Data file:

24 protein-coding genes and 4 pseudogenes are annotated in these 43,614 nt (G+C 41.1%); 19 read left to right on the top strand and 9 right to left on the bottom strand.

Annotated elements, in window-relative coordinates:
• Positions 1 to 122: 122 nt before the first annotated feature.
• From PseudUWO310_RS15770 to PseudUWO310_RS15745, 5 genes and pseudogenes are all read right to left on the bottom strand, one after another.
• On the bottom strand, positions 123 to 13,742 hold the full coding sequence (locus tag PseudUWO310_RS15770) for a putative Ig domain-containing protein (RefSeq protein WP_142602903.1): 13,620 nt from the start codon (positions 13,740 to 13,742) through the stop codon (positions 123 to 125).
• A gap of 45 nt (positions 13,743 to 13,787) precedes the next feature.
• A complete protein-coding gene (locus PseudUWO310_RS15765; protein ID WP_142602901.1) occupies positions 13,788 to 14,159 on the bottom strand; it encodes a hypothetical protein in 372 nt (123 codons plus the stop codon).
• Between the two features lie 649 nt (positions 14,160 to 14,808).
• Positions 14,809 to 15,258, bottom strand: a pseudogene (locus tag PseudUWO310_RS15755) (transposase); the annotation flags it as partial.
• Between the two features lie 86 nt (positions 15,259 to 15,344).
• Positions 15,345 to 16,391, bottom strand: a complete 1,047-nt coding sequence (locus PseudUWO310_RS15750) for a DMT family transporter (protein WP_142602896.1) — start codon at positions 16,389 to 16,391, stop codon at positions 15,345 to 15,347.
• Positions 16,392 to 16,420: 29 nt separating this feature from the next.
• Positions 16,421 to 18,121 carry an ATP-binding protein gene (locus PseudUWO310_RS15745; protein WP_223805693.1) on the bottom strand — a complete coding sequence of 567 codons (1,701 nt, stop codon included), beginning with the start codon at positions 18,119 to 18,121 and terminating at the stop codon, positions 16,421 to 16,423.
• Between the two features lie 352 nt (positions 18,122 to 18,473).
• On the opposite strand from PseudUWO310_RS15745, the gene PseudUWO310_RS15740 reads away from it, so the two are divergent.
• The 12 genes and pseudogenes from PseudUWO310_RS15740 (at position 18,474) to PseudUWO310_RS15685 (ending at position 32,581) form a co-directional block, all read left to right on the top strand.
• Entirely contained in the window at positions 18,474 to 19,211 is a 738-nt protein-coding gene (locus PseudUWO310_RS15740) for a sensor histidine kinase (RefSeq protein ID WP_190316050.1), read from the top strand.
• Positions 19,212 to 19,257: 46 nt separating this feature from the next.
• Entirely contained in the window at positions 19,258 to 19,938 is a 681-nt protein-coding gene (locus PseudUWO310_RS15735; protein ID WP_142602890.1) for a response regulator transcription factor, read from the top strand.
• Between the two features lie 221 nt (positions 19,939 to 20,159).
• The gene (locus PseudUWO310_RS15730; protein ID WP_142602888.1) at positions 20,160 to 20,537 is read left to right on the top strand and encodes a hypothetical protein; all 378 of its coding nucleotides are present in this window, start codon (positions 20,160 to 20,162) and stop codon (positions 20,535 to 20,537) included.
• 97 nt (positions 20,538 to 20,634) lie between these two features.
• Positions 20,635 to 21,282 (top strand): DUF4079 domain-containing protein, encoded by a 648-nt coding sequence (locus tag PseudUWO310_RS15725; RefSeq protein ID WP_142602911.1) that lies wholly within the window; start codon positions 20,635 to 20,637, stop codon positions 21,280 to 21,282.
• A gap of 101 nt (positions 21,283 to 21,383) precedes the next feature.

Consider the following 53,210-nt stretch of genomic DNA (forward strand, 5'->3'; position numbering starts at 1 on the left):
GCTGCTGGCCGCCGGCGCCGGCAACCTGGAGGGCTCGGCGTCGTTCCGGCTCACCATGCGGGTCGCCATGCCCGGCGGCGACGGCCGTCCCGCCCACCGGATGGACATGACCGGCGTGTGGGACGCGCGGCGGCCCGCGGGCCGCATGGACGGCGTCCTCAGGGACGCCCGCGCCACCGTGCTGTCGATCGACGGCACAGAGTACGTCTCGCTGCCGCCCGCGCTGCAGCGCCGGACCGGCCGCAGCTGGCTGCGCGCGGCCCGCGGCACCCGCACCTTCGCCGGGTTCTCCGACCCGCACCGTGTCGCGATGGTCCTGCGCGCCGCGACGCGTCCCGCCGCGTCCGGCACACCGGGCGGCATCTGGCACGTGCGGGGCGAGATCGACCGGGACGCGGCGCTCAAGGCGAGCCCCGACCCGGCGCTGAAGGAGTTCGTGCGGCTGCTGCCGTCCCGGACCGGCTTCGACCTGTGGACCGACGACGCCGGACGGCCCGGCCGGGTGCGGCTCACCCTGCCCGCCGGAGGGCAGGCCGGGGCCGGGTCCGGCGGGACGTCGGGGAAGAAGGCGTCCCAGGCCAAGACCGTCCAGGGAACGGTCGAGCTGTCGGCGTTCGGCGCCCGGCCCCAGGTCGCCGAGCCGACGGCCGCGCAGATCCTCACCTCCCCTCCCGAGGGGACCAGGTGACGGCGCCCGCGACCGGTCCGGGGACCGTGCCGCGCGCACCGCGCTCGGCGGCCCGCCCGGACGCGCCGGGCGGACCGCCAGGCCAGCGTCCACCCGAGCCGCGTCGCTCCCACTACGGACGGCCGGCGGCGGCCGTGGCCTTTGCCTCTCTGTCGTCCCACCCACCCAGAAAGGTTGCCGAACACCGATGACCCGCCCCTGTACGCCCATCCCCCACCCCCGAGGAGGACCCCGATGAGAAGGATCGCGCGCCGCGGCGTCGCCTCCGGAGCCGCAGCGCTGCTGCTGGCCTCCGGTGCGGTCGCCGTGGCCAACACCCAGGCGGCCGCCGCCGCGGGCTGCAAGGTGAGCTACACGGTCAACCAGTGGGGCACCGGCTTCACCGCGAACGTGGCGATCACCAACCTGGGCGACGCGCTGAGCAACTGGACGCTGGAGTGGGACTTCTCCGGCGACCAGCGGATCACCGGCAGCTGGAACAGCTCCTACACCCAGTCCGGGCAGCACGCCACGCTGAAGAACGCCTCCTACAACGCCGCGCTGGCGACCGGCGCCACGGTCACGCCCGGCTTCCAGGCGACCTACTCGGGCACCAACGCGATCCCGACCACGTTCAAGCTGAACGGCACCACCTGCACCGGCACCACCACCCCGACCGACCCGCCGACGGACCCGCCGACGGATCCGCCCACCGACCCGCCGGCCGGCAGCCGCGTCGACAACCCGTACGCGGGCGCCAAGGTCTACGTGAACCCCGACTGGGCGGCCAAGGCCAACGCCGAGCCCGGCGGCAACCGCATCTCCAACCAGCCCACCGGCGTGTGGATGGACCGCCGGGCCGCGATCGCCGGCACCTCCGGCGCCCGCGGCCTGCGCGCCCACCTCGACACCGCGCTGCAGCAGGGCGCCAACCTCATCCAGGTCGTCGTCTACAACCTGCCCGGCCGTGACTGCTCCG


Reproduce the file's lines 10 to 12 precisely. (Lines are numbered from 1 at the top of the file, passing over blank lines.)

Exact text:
• Between the two features lie 86 nt (positions 15,259 to 15,344).
• Positions 15,345 to 16,391, bottom strand: a complete 1,047-nt coding sequence (locus PseudUWO310_RS15750) for a DMT family transporter (protein WP_142602896.1) — start codon at positions 16,389 to 16,391, stop codon at positions 15,345 to 15,347.
• Positions 16,392 to 16,420: 29 nt separating this feature from the next.